I'm getting dragged back into this subject but will go there because it is important. As I said in an earlier post the MBA was set up for non-business majors who somehow end up in commerce and don't know a thing. The poor liberal arts major or education major can then get up to speed and compete. That's the theory but not the fact as many, if not a majority, of MBA students are undergrad business majors who are just doing some retraining. You know who you are so quit reading.
If you were a liberal arts, computer science or education major and thinking about an MBA here is the truth about the most important thing, the courses. But first a fact or two. Going from liberal arts to business school is kind of like going from liberal arts to plumbing school. In liberal arts we spouted nonsense about the Industrial Revolution, the Sung dynasty and the role of the boyars in Russian society. Fun but not really going to make you a lot of money in the long run. Business school is more of making balance sheets balance and figuring out discounted cash flows. Not real exciting but it is what you do in the business world.
Secondly, a little secret about business school. If you get in, you will not get kicked out. Grading is pretty easy in grad school. If you don't show up for classes you will get kicked out but if you try, you won't.
But what do you do in the classes? I know what I did but that was a long time ago so went to the class catalog and found that some liberal arts types had invaded the writing so it is almost impossible to figure out what goes on in the class. But Uncle Bill will interpert for you.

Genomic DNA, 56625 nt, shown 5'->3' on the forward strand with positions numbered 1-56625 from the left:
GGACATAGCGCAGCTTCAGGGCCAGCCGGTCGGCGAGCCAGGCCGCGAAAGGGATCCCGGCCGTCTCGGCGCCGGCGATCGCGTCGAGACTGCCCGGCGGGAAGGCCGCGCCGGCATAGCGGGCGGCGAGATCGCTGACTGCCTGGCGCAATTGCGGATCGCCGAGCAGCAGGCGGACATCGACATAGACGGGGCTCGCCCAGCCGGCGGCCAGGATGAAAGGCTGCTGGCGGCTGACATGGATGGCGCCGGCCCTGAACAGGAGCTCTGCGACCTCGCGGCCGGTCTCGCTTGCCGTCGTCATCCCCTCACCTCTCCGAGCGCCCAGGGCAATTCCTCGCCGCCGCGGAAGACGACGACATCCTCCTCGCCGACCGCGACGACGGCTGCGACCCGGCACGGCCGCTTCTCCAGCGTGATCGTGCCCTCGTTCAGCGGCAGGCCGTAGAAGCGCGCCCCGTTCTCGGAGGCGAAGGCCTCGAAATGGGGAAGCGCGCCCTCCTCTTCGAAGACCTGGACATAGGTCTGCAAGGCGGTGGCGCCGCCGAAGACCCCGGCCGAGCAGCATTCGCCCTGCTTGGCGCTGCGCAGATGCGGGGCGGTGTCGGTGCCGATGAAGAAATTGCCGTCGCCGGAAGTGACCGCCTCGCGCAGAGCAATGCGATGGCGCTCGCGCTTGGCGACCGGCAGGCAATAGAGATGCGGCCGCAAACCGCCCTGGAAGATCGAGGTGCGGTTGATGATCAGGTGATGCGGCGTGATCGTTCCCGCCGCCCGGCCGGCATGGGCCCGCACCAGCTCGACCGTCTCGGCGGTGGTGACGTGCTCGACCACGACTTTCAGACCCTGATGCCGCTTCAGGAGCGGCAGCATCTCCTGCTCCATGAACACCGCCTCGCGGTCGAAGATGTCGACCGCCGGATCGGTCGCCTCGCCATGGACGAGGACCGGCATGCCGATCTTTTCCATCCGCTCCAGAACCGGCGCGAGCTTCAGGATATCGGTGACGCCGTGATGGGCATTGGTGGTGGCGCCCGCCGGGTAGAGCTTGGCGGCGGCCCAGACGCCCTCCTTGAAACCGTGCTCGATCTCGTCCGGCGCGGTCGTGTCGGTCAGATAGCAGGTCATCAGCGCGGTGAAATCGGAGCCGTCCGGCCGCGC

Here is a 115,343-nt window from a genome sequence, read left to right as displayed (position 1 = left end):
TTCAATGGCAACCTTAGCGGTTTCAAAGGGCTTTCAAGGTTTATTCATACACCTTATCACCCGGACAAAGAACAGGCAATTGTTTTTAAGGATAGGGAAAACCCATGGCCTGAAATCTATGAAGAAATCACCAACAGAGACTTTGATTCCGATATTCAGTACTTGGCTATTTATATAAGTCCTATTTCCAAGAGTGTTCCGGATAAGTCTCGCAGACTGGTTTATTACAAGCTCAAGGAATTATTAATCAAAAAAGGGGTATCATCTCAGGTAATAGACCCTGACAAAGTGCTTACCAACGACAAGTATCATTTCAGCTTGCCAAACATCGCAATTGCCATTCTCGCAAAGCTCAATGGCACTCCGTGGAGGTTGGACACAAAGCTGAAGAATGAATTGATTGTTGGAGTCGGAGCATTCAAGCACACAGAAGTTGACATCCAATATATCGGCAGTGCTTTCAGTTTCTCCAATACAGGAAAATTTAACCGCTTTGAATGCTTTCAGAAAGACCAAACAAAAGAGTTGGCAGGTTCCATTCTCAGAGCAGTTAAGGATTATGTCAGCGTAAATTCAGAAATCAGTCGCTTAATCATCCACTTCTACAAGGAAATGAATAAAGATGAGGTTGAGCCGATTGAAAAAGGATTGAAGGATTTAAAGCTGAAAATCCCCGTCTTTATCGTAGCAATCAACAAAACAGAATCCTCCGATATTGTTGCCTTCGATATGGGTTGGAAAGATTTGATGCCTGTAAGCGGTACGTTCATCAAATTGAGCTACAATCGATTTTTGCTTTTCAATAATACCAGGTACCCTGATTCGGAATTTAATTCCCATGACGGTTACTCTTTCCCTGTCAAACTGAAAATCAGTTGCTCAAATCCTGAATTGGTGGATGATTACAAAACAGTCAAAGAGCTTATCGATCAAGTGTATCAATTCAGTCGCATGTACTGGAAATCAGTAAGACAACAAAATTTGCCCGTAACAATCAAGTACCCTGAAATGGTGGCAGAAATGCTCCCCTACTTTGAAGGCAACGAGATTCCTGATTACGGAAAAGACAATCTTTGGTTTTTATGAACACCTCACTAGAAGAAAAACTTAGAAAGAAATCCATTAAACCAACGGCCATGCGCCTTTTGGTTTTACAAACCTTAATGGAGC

First, the traditional MBA is for two years with the first year being mainly requirements and the second year being requirements plus electives. Forget the fourth semester--you will be so busy interviewing for a job that you, and the school, won't be paying any attention.
Finally, on to the catalog. This is Stanford University Graduate School of Business. Couldn't get in there unless I built them a building but did go for the Senior Executive Program so know the lay of the land. I highly recommend Stanford if only for their golf course.
And the first course is--
|FIRST YEAR COURSES|
|GENERAL MANAGEMENT PERSPECTIVES|
Your time at Stanford begins with a unifying academic experience to build community within your class and to give you a shared base for approaching general management problems. Every student in your class will study General Management Perspectives, comprising seven required courses in your first quarter and one required course in your second quarter. The goal of this coursework is to give you insight into the perspective of a senior manager and leader.
Through the Perspectives experience, your faculty advisor will get to know you and your experiences, abilities, and aspirations. He or she will guide you in choosing the most challenging course of study to maximize your personal, intellectual, and professional development. You begin to shape your future here.
This doesn't sound like a course, it sounds like a party. See what I mean about the liberal arts language? Vague but not too threatening. What's next?
This course gives you perspective on key accounting concepts and role of accounting in markets and firms. You will learn the structure of financial statements, including balance sheets and income statements, and the accrual basis of accounting. In addition, you will cover the role of accounting numbers in providing information to investors and managers. Finally, you will assess the value created by a business or business segment, and the distinction between economic and accounting profitability.